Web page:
By: Moshood Muhammed


Darkness cannot drive out darkness, only light can. Hate cannot drive out hate, only love can do that. – Martin Luther King Jr.

In the build up to the 2015 General Elections, caution was thrown into the wind and modesty spanner got lost in the can of oil of exuberance by many, including the supposed highly placed individuals, public office holders inclusive, in their usage of words on other people. This saw many prophecies by those tagged as “agents of doom” pronounce the break-up of Nigeria while international community had their attention shifted to happenings in the country.

Then, campaign of calumny, derogatory statements, advertorials, and all sorts became arrows in the hands of the ruling class and the then opposition. They flew freely, from all corners across the polity. No one perhaps would have doubted the prophecies, as fears in the land for a possible military coup heightened, as another school of thoughts believed.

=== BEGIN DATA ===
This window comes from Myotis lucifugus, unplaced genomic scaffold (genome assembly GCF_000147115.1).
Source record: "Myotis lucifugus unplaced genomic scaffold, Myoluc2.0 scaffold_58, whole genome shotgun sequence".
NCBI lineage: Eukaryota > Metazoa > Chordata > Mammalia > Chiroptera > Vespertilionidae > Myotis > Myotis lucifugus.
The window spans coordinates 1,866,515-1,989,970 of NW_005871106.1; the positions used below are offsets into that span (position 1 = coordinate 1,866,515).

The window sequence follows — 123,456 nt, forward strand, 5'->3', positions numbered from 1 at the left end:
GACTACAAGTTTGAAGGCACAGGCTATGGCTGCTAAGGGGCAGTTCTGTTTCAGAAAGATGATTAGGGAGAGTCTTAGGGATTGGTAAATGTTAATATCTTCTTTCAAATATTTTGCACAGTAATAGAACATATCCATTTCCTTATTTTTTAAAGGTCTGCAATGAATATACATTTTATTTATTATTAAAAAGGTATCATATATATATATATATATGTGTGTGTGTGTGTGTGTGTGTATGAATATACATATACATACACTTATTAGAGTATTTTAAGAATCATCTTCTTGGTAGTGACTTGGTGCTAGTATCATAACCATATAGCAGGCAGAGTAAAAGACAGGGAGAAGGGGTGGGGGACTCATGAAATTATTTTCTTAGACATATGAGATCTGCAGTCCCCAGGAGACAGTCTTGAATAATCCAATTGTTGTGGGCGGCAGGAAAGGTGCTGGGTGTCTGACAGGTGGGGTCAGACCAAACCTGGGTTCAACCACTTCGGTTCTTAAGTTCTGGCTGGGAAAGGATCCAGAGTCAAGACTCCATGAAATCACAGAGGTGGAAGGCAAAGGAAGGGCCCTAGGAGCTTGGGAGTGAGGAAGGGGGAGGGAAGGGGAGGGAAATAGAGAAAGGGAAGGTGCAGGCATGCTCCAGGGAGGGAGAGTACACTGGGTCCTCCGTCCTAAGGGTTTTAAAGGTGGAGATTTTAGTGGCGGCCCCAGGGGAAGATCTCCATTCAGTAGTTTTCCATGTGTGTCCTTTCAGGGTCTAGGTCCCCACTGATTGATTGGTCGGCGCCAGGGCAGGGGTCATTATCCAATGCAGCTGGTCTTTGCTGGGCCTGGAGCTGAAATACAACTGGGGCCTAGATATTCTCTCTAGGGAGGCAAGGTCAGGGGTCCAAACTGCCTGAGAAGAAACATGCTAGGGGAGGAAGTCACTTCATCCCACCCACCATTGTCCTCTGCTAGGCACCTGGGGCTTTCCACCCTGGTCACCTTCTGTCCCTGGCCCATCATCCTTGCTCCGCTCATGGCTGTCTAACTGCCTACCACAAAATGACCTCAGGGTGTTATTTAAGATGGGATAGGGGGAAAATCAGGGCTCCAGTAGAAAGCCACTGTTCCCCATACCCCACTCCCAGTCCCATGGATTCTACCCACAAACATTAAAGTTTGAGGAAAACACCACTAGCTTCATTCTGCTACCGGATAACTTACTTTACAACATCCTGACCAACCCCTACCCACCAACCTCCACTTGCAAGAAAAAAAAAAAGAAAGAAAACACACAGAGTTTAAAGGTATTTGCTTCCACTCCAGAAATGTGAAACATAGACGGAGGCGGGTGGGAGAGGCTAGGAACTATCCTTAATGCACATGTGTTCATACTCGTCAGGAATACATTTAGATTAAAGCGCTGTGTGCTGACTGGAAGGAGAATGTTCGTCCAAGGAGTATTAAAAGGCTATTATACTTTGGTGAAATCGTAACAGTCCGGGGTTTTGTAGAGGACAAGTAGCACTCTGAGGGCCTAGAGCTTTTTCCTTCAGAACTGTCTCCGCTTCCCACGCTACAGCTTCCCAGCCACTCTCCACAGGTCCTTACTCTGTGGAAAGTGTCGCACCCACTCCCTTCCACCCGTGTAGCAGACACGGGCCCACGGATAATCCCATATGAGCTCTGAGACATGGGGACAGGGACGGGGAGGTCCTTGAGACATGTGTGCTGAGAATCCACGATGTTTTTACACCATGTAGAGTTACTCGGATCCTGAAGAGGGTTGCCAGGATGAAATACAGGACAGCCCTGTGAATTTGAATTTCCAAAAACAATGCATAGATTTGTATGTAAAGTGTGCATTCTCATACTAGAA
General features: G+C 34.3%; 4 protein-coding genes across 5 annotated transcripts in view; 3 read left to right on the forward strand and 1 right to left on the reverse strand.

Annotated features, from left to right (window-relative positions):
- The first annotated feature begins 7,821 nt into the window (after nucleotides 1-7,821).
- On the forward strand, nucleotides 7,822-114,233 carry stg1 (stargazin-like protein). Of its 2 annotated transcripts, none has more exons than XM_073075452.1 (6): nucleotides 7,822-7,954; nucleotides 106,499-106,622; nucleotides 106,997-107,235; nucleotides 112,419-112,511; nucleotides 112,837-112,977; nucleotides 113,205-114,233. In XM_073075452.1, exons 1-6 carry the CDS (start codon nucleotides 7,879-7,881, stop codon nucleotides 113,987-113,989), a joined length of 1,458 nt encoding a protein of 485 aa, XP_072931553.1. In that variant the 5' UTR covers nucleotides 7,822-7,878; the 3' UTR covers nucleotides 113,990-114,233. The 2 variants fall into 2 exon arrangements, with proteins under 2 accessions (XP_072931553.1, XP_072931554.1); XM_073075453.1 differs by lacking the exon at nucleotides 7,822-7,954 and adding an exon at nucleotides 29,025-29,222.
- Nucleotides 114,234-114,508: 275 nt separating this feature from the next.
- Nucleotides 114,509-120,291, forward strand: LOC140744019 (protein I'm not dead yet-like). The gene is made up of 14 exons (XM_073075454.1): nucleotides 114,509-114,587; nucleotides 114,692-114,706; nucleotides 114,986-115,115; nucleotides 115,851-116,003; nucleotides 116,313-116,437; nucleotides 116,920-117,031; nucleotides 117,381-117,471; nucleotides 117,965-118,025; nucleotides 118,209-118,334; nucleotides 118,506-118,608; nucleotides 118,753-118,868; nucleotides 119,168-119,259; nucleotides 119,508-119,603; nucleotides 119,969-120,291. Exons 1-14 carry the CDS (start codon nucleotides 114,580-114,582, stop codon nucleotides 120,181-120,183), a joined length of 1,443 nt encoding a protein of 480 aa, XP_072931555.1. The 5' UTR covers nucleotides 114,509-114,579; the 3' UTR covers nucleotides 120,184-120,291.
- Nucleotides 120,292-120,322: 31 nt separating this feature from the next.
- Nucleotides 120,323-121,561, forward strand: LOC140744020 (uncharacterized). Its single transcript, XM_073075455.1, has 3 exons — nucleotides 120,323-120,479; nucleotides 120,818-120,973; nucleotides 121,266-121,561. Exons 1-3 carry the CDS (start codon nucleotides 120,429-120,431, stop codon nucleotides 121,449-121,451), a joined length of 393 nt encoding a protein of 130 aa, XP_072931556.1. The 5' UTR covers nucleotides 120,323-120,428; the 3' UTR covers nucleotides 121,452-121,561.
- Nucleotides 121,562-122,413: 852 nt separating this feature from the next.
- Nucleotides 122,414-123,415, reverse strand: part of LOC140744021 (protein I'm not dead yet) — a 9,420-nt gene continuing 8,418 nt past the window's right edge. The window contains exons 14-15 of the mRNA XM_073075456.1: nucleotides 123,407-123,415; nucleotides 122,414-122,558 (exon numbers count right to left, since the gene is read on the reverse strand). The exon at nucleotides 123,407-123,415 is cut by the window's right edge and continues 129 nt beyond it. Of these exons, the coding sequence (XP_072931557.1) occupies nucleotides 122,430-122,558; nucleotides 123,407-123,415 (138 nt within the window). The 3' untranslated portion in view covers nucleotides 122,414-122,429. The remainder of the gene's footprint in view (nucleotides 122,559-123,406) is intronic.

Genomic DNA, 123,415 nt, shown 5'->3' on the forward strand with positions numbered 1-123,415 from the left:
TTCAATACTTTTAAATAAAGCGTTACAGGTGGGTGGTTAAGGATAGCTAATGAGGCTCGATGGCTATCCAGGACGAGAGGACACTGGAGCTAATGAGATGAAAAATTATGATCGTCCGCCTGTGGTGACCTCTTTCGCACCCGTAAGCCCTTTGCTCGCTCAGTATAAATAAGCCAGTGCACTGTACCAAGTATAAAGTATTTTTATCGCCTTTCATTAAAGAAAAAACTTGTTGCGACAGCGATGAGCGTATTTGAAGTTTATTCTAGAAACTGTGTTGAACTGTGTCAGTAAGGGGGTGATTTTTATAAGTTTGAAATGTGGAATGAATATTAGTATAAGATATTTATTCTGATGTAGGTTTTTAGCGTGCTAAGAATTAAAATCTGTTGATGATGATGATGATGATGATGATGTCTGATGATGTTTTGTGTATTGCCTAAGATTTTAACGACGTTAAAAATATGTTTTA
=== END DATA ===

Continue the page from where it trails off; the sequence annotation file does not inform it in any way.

Religious and traditional leaders among others were a part of this dastard and divisive prone act. A king in Lagos state, with reference to the state’s governorship election and in a bid to make his choice candidate known made a statement that caught a serious backlash across the country. That was the magnitude of the shameful act, it did not spare the highly reverred stool of an Oba – king, a well respected position in the land.